p. 342-344.                                                            Ice, Ice Safety, Ice Rescue). 2003,
6.     Wintemute, G.J., et al., Death Resulting                               Lifesaving Society: Ottawa. p. 55-67.
       from Motor Vehicle Immersions: the Nature                     18.      Dworkin, G., Rescue from Submerged
       of the Injuries, Personal and Environmental                            Vehicles. 2004, Techrescue.org.
       Contributing Factors, and Potential                           19.      Farlam, J., Escape from a sinking car, in
       Interventions. American Journal of Public                              Smart Driving. 2004,
       Health, 1990. 80(9): p. 1068-1074.                                     www.Smartdriving.co.uk.
7.     Royal Society for the Prevention of                           20.      Kendall, et al., A sinking car, in The Five-
       Accidents, UK Drowning Statistics. 2002.                               Minute Guide to...SURVIVING Everything.
8.     French, J., et al., Mortality from flash floods:                       2004.
       a review of national weather service reports,                 21.      MPI, Vehicle Plunging into Water, in
       1969-81. Public Health Reports, 1983.                                  Driver's Handbook. 2006, Manitoba Public
       98(6): p. 584-588.                                                     Insurance. p. 96.
9.     Agocs, M.M., R.B. Trent, and D.M. Russel,                     22.      Orphan, D., Cheating Death; how to escape
       Activities associated with drownings in                                from a submerged Automobile, in Today's
       Imperial County, Ca, 1980-90: implications                             Health. 1961. p. 32-33, 82.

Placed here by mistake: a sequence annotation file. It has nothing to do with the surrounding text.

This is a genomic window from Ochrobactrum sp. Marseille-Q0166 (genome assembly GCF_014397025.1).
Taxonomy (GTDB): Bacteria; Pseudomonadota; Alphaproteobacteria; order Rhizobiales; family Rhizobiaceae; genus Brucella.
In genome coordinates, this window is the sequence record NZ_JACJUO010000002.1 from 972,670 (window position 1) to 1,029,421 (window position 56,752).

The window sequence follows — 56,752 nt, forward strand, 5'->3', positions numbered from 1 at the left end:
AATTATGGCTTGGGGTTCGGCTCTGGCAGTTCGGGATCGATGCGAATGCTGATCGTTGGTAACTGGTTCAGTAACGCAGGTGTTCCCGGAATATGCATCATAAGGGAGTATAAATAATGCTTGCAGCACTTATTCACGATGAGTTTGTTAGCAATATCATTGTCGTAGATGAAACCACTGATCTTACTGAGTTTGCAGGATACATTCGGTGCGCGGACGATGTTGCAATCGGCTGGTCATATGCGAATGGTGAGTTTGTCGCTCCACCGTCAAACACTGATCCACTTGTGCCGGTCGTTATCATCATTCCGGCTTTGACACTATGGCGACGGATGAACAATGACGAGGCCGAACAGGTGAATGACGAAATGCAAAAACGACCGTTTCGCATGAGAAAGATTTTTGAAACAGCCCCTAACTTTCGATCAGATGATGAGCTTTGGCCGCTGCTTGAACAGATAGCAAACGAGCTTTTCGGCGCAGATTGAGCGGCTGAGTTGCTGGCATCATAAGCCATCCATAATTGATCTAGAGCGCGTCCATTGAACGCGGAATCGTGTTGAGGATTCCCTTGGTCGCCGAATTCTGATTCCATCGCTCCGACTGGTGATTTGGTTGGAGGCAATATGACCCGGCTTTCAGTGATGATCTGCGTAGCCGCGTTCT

for prevention. Public Health Reports, 1994.                  23.      Fox, A., WAVY TV, in Road Rebels: Great
       109(2): p. 290-295.                                                    Escapes. 2001, Video Atlantic
10.    Lobeto, A., Engine Company Operations:                                 Teleproductions: USA.
       Vehicle Accidents in Water, in Fire                           24.      Cannon, L., NBC Dateline, in Life on the
       Engineering. 2003, FireEngineering.com.                                Line. 2001, NBC: USA.
11.    Donohue, W., Operation S.T.A.R. 1991,                         25.      Winfrey, O., What Should You Do?, in The
       Michigan Department of State Police: East                              Oprah Winfrey Show. 2003, Harpo
       Lansing. p. 24.                                                        Productions, Inc.: USA. p. 60 min.
12.    Irish Water Safety, I., Rescue in Car                         26.      Sastre, J., Handling Submerged Vehicle
       Accidents in the Aquatic Environment. 2005,                            Incidents. 2001, Dispatch Monthly
       Irish Water Safety.                                                    Magazine: www.dispatchmonthly.com. p. 3.




       Proceedings of the Canadian Multidisciplinary Road Safety Conference XVI; June 11-14, 2006; Winnipeg, Manitoba
 Le compte rendu de la XVIe Conférence canadienne multidisciplinaire sur la sécurité routière; 11-14 juin 2006; Winnipeg, Manitoba

				
DOCUMENT INFO
Shared By:
Categories:
Stats:
views:6
posted:9/13/2010
language:English
pages:8